One of the things I love most about Kara is that she is so relatable—her parents are getting a divorce and she has issues with her boyfriend, and most of all, she models how to overcome adversity. How did you balance Chelsie’s experience with fiction?

JL: While this book is based on Chelsie's life, it's still fiction. Kara is a character, and she's not Chelsie, so I wanted to make sure that people who didn't have Chelsie's exact experience could still relate to her. We tried to put the focus on issues that were universal, so that anyone would be able to relate, and we sprinkled true pieces of Chelsie's story in with things that didn't happen to her at all. I think that helped to make Kara a balanced character who wasn't too much like Chelsie while keeping true to her origins.

Do you have a favorite scene from Push Girl? Was there one scene in particular that was really challenging to write?

JL: To be totally honest, the entire book was a challenge to write, mainly because I was SO focused on getting the realities of life as a wheelchair user right. There are so many types of wheelchairs and so many different reasons people use them, and I didn't want to alienate anyone. Also, as someone who is able-bodied, I didn't want the book to feel like it wasn't true to the realities of being a wheelchair user or that it read like it was written by someone who had no idea what she was talking about. Worrying about all of this seriously kept me up at night and made me sick to my stomach some days, because I SO wanted to get it right.

All of my favorite scenes were between Kara and her ex-boyfriend, Jack. Jack ended up being my favorite character in the book because he was so cute and dorky and sweet. I wrote a few fun scenes between Jack and Kara that I knew wouldn't make it in to the book, just because I liked their chemistry and interactions so much.

Are you a planner or a pantser?

JL: I'm a plotter, but I'm not a very good plotter. I can't really write without outlining first, but I have to write a bad outline and a bad draft before I can really figure out what I'm doing. I'm a bit of a hot mess of a writer. Honestly, I'm surprised these books ever get written because I never really know what I'm doing.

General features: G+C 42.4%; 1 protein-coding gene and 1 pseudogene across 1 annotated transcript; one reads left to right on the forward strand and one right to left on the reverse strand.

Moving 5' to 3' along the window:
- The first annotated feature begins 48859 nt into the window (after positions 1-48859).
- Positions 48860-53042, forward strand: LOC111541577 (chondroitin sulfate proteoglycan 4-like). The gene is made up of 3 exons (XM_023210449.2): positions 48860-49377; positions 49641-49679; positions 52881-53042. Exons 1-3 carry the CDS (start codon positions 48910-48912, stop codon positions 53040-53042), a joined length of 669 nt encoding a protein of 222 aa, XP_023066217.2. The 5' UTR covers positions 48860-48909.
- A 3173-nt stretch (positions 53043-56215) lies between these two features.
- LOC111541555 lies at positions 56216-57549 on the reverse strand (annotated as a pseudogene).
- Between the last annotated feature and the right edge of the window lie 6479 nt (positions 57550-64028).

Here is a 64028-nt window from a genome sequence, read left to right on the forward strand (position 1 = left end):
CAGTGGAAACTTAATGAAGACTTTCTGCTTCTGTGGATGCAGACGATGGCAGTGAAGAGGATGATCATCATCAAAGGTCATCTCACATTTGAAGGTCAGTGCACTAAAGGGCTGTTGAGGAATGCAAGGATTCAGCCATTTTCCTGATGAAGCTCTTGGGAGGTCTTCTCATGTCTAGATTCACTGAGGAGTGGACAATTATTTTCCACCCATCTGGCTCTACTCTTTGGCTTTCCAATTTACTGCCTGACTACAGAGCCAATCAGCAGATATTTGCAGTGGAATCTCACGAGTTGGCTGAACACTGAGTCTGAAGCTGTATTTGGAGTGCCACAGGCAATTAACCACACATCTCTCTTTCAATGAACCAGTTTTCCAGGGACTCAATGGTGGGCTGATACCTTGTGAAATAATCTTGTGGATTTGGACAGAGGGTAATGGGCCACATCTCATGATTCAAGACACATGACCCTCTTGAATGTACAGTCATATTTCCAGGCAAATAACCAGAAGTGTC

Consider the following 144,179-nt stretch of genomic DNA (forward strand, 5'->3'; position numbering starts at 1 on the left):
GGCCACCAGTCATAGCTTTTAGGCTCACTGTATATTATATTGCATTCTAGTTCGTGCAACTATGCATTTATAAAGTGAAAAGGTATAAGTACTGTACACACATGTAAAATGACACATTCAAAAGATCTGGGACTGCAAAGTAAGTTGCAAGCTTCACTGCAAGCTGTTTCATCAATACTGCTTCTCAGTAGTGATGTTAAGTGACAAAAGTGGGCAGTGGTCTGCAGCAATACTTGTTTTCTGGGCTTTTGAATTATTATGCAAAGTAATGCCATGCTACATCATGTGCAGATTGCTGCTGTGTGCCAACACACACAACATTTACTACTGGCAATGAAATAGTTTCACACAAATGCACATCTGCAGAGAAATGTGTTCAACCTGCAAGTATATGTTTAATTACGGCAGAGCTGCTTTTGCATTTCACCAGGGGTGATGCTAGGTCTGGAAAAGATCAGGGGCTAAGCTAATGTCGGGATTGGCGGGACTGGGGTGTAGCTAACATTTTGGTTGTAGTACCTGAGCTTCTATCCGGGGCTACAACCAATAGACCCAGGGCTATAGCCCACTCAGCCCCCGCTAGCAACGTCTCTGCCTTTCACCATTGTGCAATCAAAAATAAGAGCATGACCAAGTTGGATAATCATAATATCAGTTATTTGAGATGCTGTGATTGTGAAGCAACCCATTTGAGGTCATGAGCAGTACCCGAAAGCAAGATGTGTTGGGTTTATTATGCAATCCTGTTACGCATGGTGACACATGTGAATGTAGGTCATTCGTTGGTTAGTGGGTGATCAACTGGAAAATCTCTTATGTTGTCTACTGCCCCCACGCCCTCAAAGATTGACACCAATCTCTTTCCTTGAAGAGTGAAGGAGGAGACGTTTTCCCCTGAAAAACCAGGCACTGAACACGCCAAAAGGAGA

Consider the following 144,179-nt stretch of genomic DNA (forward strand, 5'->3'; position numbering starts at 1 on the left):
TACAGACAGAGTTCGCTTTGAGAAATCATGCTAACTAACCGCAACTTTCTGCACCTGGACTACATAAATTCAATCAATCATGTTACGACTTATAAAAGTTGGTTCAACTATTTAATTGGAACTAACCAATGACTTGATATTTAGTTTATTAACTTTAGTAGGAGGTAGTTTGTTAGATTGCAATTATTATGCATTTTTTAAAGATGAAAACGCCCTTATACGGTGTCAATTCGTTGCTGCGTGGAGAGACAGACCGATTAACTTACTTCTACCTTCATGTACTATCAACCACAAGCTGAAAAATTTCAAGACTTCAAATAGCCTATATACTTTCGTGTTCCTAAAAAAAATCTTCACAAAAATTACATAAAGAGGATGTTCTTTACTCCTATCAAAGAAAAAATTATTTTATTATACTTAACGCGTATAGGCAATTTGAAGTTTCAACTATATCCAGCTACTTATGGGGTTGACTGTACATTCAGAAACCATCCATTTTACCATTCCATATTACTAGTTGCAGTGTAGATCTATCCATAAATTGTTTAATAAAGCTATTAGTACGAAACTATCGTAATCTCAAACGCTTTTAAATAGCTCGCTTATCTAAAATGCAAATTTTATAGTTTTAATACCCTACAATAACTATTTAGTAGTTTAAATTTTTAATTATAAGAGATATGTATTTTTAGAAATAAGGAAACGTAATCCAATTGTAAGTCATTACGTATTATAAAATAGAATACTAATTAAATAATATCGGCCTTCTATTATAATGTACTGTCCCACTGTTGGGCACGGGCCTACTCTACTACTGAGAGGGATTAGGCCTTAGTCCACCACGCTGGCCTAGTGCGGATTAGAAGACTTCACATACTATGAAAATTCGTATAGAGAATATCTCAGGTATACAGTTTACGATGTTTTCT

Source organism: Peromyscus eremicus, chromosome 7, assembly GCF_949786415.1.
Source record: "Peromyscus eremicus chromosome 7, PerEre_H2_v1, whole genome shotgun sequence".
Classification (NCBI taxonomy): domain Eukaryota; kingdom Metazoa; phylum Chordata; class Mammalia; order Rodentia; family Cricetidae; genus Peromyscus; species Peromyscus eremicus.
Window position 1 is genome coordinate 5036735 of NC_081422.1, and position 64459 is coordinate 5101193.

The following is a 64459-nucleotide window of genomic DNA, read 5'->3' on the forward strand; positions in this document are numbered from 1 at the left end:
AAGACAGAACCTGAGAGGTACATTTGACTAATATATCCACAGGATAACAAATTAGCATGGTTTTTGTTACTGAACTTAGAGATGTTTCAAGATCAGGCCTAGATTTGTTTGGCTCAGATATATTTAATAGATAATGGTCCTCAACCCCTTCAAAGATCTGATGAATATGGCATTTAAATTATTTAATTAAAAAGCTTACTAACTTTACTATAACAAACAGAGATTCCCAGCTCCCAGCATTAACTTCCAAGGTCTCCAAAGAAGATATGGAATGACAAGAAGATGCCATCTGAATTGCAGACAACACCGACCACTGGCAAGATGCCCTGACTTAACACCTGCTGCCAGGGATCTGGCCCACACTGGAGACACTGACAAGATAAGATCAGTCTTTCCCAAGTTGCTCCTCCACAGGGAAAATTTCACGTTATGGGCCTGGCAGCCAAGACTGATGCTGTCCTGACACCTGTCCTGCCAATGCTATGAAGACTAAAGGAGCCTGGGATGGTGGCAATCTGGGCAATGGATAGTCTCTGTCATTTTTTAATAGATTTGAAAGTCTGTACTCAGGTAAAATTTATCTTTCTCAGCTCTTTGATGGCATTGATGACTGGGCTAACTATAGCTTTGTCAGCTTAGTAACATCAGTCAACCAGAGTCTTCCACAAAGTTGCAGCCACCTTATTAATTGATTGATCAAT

What was the biggest surprise you encountered during your journey to publication?

JL: Everything about this book was a huge surprise! I never planned for it or expected it, so it turned my idea of what I thought my debut experience was going to be on its head. This whole experience has really taught me to stay open to unexpected possibilities. You never know what's going to come your way, and just because it isn't what you had planned doesn't mean you should count it out. Cool opportunities are around every corner!

Any advice for aspiring writers?


Finish even when it gets difficult. Finish even when you aren't sure what's going to happen next. Finish even when a better, cooler, easier, sexier idea comes along. It's in the finishing, in the going through even when it seems impossible, that you really learn how to be a writer.

Do you have any other writing projects in the works? If so, can you tell us about them?

JL: I have another novel coming out with St. Martin's in 2015. It's called IN REAL LIFE, and I describe it as Catfish meets My Best Friend's Wedding over one crazy weekend in Las Vegas. (You can add it on Goodreads here:

Lastly, what other 2014 debuts are on your radar? Any book recommendations?

My very favorite 2014 debut was Open Road Summer by Emery Lord. It's about best friends and travel and hot romance, which happen to be my three very favorite things. It's smart and funny and sassy, and I loved absolutely every word. If you haven't picked this book up yet, you need to. I'm also really looking forward to Damsel Distressed by Kelsey Macke. It's out next month, and it's going to be awesome!

Thanks again to Jessica for answering my questions! Want to win a copy of PUSH GIRL? Enter the Rafflecopter giveaway. Open to US entrants only, please.